October 2, 2010
I was happy to see someone comment last week on the newly updated Salsa Casseroll. Salsa has been super busy over the past year updating and adding to their already impressive line of adventure-oriented bikes, so here's a rundown of a few bikes that I was excited to check out last week, starting with the Casseroll.*
The Casseroll has long been Salsa's go-to randonneur bike for light-load, credit-card-style tours, club rides, or commuting. For 2011, the bike will be taking on some key updates that look to make it even more versatile. To start out, they have moved to a taller headtube, which will give you a more upright position for comfort through long miles. This also allows the bike to run a more classic style horizontal top tube (as opposed to its previous slightly sloping top tube), without sacrificing a good stand over height. Another feature to increase comfort is a raked fork in place of the previous straight blade fork. This will extend the wheelbase, which should smooth out the ride a bit.
As for hauling your load, there are two sets of rack eyelets on the rear stay, which gives you some extra options for a rear rack. Up front, the Casseroll will include a painted-to-match front rack that is great for holding a light load, or supporting a handlebar bag. On the hydration end, a third set of bottle cage mounts can extend your range between water stops. The final feature that makes a lot of sense is the addition of cantilever brake bosses, as opposed to only accommodating caliper style brakes. This will give you some extra space for wider tires, and improved mud shedding clearance.
Next up is the Salsa Fargo. This bike is only a few years old, but is already taking on some big updates. A few years back, Salsa's Joe Meiser put the original Fargo through the ringer in the Tour Divide mountain bike race, and in the process, snapped his non-replaceable derailleur hanger. Not wanting anyone else to deal with that headache, the new Fargo will feature a replaceable derailleur hanger. In addition to this the headtube has been tweaked a bit to mesh well with an 80mm suspension fork if you want something more plush than the steel fork. The steel Fargo will be available as a frameset or complete bike, and I'm excited to see that Salsa is jumping on SRAM's new Apex 10spd group.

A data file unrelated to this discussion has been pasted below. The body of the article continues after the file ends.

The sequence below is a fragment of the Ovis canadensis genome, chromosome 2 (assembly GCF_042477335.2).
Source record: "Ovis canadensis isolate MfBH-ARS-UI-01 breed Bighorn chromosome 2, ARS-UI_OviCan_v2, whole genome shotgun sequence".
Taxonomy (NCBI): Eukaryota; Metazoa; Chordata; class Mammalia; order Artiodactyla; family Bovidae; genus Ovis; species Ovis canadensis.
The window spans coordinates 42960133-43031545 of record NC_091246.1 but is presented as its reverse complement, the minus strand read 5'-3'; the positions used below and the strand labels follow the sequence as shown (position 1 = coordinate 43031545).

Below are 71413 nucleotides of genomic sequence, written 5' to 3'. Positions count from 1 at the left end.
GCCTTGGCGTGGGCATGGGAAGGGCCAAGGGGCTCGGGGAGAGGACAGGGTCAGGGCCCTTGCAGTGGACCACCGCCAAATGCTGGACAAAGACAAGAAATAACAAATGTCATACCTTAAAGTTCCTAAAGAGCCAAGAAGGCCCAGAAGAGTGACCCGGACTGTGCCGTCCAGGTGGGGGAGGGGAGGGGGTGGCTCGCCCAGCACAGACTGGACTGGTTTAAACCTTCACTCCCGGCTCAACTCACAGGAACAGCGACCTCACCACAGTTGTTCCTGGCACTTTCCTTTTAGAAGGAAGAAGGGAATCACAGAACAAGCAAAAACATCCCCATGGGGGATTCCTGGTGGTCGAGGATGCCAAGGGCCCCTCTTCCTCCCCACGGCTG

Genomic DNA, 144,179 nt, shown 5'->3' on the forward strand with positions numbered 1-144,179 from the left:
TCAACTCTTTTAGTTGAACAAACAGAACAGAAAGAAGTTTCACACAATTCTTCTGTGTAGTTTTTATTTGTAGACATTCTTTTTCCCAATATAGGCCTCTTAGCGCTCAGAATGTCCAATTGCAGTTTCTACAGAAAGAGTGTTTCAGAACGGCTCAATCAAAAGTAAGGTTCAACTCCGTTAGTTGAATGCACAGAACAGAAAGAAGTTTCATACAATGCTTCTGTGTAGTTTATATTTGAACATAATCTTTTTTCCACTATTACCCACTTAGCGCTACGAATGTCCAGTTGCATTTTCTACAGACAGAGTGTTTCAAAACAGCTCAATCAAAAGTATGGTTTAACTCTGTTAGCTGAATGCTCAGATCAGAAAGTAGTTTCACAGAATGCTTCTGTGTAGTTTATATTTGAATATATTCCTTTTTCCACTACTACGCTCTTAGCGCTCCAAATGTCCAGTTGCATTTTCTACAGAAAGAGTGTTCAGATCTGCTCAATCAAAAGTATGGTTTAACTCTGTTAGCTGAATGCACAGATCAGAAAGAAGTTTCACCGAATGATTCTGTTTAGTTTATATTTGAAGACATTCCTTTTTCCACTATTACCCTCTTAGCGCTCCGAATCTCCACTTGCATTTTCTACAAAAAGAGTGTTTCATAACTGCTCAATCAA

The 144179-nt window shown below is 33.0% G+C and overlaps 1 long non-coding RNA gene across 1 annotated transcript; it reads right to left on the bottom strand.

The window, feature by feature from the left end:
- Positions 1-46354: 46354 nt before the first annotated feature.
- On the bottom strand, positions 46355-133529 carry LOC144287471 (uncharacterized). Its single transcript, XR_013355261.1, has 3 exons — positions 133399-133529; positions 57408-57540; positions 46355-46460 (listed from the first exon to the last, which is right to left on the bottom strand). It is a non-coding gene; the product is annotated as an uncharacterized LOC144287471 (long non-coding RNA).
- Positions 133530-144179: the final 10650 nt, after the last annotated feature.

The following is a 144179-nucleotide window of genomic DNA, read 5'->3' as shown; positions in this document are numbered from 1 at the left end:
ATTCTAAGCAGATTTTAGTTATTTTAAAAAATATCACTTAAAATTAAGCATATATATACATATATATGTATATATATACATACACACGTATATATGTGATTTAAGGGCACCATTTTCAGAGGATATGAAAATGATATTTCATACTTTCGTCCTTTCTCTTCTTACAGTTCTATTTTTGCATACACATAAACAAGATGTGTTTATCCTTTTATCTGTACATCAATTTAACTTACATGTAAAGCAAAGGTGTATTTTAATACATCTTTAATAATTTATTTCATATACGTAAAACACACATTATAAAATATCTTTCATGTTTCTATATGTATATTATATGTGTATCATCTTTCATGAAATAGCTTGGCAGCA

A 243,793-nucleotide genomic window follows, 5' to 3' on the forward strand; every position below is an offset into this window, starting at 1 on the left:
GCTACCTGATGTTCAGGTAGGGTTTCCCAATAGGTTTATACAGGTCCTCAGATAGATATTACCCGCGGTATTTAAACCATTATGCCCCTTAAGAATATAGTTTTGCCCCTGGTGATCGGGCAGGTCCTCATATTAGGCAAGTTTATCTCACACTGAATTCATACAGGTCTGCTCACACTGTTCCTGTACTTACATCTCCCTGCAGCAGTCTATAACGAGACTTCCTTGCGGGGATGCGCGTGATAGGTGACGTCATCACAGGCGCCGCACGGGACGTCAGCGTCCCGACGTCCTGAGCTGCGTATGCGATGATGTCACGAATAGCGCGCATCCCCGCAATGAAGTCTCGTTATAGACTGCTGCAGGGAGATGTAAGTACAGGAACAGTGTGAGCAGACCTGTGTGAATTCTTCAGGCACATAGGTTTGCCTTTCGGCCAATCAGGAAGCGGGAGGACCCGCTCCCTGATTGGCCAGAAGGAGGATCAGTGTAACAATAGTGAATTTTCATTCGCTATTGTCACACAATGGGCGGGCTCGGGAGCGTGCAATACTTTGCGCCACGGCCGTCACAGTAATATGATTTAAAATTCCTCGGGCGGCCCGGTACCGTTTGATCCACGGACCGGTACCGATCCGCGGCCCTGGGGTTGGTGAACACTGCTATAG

For riders looking for something a little lighter, this bike will soon be available in a titanium frame, in addition to the current steel option. Aside from material, the big difference between the two bikes is that the titanium frame will accept 160mm rotors, instead of the 185mm disc brake rotors of the steel frame. The titanium Fargo will be available as a frameset only, and include a steel fork with two bottle cage eyelets.
Continuing with their appreciation for titanium, the Salsa Vaya will also get a companion with the Vaya Ti. The Vaya has a true touring geometry, and was the bike of choice for Adventure Cycling's executive director, Jim Sayer, on his family's tour of the Pacific Coast Bicycle Route earlier this summer. Like its steel counterpart, the Vaya Ti has a compact geometry to ease mounting and dismounting, a long wheelbase, and is set up only to accept disc brakes.
All and all, this does a good job of covering the adventure crowd, with light touring, heavily loaded touring, and off-road touring options.
*As of 2013 Salsa no longer manufacters the Casseroll.
Photos by Josh Tack.
TOURING GEAR AND TIPS is written by Joshua Tack of Adventure Cycling's member services department. It appears weekly, highlighting technical aspects of bicycle touring and advice to help better prepare you for the journey ahead.
With gas prices rising I think bike riding as both a sport and a way of transportation will only increase in the future.Park stand (http://tour-de-bike.com/bike-repair-stand-review) for quick tune-up and flat tire repairs.
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The Vaya Ti works well as a commuter or loaded tourer. I have been using mine for a month or so, daily with some light loads. It has a really comfortable ride (with hand built wheels, SRAM Red shifters in a 2x10 set up, compact front and with MTB rear derailleur, 11-34) and the original steel fork. It is very stable, but does not feel sluggish. Fenders (planet bike silver) and rear rack (Topeak) mounted very easily. I am using B&M's front over fender light mount, which works well too. I really like this rig, and expect I will be using for the next 10 years/100,000 miles at least. Not cheap, but if you use it as much as I do, well worth it.